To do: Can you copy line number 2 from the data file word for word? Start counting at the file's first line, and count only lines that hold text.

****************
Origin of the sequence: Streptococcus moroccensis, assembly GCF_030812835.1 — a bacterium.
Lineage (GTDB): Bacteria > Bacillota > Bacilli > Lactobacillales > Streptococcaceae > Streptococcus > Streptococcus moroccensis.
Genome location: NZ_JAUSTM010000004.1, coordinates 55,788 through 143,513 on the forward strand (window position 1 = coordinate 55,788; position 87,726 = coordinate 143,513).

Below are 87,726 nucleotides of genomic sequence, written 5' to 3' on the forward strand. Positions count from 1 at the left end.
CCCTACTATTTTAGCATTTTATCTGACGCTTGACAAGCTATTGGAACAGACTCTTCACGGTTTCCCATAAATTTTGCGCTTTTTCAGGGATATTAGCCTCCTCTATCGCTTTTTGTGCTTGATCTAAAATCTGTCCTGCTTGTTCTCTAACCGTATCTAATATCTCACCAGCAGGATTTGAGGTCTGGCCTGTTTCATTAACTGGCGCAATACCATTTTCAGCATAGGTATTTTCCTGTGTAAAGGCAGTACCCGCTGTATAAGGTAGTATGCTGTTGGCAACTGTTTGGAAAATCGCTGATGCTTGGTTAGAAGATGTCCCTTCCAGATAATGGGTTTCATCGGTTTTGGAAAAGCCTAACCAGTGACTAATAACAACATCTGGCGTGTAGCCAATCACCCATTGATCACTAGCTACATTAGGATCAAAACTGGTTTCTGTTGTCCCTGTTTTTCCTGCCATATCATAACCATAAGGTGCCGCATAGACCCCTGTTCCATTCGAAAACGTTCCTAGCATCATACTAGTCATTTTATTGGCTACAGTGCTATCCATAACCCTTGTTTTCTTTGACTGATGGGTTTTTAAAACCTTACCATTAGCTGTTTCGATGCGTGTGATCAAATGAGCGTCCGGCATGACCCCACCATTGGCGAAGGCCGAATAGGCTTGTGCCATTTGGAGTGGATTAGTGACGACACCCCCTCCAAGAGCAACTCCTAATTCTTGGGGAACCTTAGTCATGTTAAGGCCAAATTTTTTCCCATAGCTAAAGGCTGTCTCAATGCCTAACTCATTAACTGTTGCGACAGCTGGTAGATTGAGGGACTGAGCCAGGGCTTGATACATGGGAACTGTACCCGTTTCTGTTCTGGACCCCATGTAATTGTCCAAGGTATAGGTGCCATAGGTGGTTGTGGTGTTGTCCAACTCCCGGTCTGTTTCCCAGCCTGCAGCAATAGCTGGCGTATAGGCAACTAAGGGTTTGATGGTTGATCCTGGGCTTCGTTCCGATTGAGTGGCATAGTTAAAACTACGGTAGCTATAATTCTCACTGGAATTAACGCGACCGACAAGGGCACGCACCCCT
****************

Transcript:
Lineage (GTDB): Bacteria > Bacillota > Bacilli > Lactobacillales > Streptococcaceae > Streptococcus > Streptococcus moroccensis.